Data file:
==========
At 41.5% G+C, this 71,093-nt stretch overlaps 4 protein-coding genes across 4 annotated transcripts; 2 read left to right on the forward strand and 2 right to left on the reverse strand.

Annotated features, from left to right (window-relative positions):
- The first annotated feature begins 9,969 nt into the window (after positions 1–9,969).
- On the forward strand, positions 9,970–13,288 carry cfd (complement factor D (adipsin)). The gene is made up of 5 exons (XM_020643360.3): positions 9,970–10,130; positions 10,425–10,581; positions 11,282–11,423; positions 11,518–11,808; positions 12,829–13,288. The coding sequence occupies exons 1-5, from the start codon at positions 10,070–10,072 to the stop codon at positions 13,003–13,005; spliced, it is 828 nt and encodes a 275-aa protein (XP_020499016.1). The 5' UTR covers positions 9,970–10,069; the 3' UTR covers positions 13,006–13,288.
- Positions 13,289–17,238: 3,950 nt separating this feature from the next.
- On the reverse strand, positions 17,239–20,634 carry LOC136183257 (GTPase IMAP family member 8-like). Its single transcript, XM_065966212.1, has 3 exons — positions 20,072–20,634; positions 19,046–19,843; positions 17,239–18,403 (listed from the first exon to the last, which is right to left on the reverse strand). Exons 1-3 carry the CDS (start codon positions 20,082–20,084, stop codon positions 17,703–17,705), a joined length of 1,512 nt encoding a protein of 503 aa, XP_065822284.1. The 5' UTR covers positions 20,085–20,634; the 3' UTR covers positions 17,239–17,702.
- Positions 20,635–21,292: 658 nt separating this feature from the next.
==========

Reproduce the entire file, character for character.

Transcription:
At 41.5% G+C, this 71,093-nt stretch overlaps 4 protein-coding genes across 4 annotated transcripts; 2 read left to right on the forward strand and 2 right to left on the reverse strand.

Annotated features, from left to right (window-relative positions):
- The first annotated feature begins 9,969 nt into the window (after positions 1–9,969).
- On the forward strand, positions 9,970–13,288 carry cfd (complement factor D (adipsin)). The gene is made up of 5 exons (XM_020643360.3): positions 9,970–10,130; positions 10,425–10,581; positions 11,282–11,423; positions 11,518–11,808; positions 12,829–13,288. The coding sequence occupies exons 1-5, from the start codon at positions 10,070–10,072 to the stop codon at positions 13,003–13,005; spliced, it is 828 nt and encodes a 275-aa protein (XP_020499016.1). The 5' UTR covers positions 9,970–10,069; the 3' UTR covers positions 13,006–13,288.
- Positions 13,289–17,238: 3,950 nt separating this feature from the next.
- On the reverse strand, positions 17,239–20,634 carry LOC136183257 (GTPase IMAP family member 8-like). Its single transcript, XM_065966212.1, has 3 exons — positions 20,072–20,634; positions 19,046–19,843; positions 17,239–18,403 (listed from the first exon to the last, which is right to left on the reverse strand). Exons 1-3 carry the CDS (start codon positions 20,082–20,084, stop codon positions 17,703–17,705), a joined length of 1,512 nt encoding a protein of 503 aa, XP_065822284.1. The 5' UTR covers positions 20,085–20,634; the 3' UTR covers positions 17,239–17,702.
- Positions 20,635–21,292: 658 nt separating this feature from the next.